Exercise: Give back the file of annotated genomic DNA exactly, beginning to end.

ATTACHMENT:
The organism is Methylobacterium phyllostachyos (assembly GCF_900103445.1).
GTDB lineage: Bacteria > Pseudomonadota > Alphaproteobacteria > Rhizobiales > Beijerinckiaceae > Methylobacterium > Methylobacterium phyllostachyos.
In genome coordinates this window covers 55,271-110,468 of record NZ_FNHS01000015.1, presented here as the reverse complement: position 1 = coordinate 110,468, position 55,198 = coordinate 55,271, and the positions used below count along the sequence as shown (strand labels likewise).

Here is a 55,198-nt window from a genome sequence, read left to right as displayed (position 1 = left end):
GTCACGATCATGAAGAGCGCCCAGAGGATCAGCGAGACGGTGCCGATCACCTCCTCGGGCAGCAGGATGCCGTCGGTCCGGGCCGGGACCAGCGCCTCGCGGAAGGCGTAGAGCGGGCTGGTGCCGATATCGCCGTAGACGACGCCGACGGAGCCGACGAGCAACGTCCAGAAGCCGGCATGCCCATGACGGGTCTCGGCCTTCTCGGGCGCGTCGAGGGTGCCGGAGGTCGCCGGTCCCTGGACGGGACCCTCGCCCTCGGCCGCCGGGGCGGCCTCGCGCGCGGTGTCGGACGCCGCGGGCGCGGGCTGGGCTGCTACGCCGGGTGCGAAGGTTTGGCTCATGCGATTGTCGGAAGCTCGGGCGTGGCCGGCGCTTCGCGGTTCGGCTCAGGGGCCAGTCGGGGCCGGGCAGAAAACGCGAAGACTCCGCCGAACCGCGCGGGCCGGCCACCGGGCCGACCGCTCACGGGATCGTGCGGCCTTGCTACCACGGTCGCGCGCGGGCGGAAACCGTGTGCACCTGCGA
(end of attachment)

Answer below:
The organism is Methylobacterium phyllostachyos (assembly GCF_900103445.1).
GTDB lineage: Bacteria > Pseudomonadota > Alphaproteobacteria > Rhizobiales > Beijerinckiaceae > Methylobacterium > Methylobacterium phyllostachyos.
In genome coordinates this window covers 55,271-110,468 of record NZ_FNHS01000015.1, presented here as the reverse complement: position 1 = coordinate 110,468, position 55,198 = coordinate 55,271, and the positions used below count along the sequence as shown (strand labels likewise).

Here is a 55,198-nt window from a genome sequence, read left to right as displayed (position 1 = left end):
GTCACGATCATGAAGAGCGCCCAGAGGATCAGCGAGACGGTGCCGATCACCTCCTCGGGCAGCAGGATGCCGTCGGTCCGGGCCGGGACCAGCGCCTCGCGGAAGGCGTAGAGCGGGCTGGTGCCGATATCGCCGTAGACGACGCCGACGGAGCCGACGAGCAACGTCCAGAAGCCGGCATGCCCATGACGGGTCTCGGCCTTCTCGGGCGCGTCGAGGGTGCCGGAGGTCGCCGGTCCCTGGACGGGACCCTCGCCCTCGGCCGCCGGGGCGGCCTCGCGCGCGGTGTCGGACGCCGCGGGCGCGGGCTGGGCTGCTACGCCGGGTGCGAAGGTTTGGCTCATGCGATTGTCGGAAGCTCGGGCGTGGCCGGCGCTTCGCGGTTCGGCTCAGGGGCCAGTCGGGGCCGGGCAGAAAACGCGAAGACTCCGCCGAACCGCGCGGGCCGGCCACCGGGCCGACCGCTCACGGGATCGTGCGGCCTTGCTACCACGGTCGCGCGCGGGCGGAAACCGTGTGCACCTGCGA